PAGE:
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How did three lads in their twenties raise $250k in angel money for an app? [VIDEO]


WHAT IS A HUMP DAY? According to Anthill’s founder and editor-at-large, it’s the logical name for a Wednesday (also known as ‘hump day’) brain dump. Once a week (or when he can be bothered), James Tuckerman records (often poorly) an unusual insight gathered from the many interesting people he meets during his travels. It’s a Hump Dump!

The Optus-Innov8 Seed Program announced its first two investments this week, Venuemob and 121cast.

121cast raised a total of A$250k led by SingTel Innov8 and co-invested by Adventure Capital, while Venuemob raised a total of A$450k, also led by SingTel Innov8.

As long-time observers of 121cast founders Ed Hooper, Long Zheng and Andrew Armstrong, I’ve experienced the pleasure of watching their model gain focus, lose focus, pivot, start again, then find rapid market traction.

Their first product, SoundGecko, a free service that converts text into spoken words, “allowing users to listen to any news article or web page on the go”, amassed 35,000 users in four months. (Yup. Impressive.)

121cast, due for launch in March 2013, is a personal radio product, designed to “help people sidestep the barrage of digital information available”. Hooper describes it as a personal radio station that can be delivered by smartphone or from your computer.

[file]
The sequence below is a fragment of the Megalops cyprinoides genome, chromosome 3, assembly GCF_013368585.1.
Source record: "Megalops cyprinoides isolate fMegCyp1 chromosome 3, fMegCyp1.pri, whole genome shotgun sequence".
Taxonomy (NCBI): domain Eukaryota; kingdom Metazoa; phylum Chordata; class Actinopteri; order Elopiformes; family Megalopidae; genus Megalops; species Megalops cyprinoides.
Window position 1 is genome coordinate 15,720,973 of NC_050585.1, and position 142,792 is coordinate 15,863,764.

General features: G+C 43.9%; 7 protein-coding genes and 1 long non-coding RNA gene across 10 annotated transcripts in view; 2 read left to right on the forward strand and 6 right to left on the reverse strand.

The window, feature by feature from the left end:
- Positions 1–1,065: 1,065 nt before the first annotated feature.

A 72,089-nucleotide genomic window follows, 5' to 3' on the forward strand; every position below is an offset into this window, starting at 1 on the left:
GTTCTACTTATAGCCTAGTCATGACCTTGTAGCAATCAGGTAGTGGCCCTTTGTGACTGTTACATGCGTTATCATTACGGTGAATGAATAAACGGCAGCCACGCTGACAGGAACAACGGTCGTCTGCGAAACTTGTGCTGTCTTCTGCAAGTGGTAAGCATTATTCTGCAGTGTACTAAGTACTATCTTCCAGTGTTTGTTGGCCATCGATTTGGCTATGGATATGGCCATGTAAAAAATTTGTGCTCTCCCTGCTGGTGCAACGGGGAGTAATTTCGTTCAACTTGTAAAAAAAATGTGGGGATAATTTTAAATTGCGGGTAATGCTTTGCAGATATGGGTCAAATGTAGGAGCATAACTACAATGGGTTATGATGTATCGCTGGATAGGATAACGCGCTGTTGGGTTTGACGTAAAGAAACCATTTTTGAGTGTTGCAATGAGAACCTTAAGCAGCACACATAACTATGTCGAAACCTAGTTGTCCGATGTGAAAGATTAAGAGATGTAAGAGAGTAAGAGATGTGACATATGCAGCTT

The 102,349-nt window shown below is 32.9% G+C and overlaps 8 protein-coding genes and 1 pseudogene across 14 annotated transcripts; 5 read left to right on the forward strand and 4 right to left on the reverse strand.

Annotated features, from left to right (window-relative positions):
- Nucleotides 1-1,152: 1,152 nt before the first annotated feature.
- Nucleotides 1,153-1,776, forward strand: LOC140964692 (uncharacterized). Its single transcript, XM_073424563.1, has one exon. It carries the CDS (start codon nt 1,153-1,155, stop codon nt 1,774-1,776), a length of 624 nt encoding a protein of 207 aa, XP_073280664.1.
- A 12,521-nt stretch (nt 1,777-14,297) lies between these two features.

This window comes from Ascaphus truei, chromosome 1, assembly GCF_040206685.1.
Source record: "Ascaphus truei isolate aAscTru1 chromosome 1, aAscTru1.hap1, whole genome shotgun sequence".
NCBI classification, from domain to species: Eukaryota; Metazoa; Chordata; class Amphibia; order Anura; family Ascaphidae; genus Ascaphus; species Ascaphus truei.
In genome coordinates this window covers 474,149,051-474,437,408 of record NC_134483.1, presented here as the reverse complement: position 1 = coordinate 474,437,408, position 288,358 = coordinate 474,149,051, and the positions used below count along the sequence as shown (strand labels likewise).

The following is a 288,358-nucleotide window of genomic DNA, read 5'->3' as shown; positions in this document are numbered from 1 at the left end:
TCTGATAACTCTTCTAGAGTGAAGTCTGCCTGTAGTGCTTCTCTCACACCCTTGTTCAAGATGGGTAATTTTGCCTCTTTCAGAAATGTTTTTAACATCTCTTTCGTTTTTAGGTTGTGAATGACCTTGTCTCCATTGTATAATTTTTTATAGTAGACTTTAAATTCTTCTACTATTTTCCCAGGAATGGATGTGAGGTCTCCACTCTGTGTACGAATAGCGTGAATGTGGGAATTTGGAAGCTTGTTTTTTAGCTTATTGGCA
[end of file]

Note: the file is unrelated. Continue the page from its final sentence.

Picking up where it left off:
In many respects, this trio is the epitome of the ‘new economy’ startup mindset.

From the get-go, they sought input from just about anyone who would listen and they pitched at just about any event that would have them. As mentioned, the idea of ‘pivoting’, something that large organisations struggle with, is part of their DNA.

(If you’re wondering, ‘pivot’ is a chess term that has been adopted by business. It’s an exchange sacrifice. You are exchanging the current advantages you hold for a different set of advantages.)

The approach employed by 121cast is counter-intuitive to the ‘old economy’ startup mindset, whereby entrepreneurs are often obstructively concerned about the theft of their idea or, in many cases, are too afraid of eliciting criticism.

(For some people, the potential discovery that their business concept is flawed can be harder than the prospect of eventual failure. I call these people ‘Lotto Entrepreneurs’. The pleasure they receive from the startup comes from the idea that it will one-day make them rich. That dream is better than the reality, so they never seek criticism. They also never launch. Sad really.)

So, how did three lads in their twenties raise $250k? Their answers in this video reveal a compelling lesson.

Listen. And react. (Things move faster than you think.)

[SPECIAL THANKS: Tawnee Rebhuhn, you make an excellent human tripod.]

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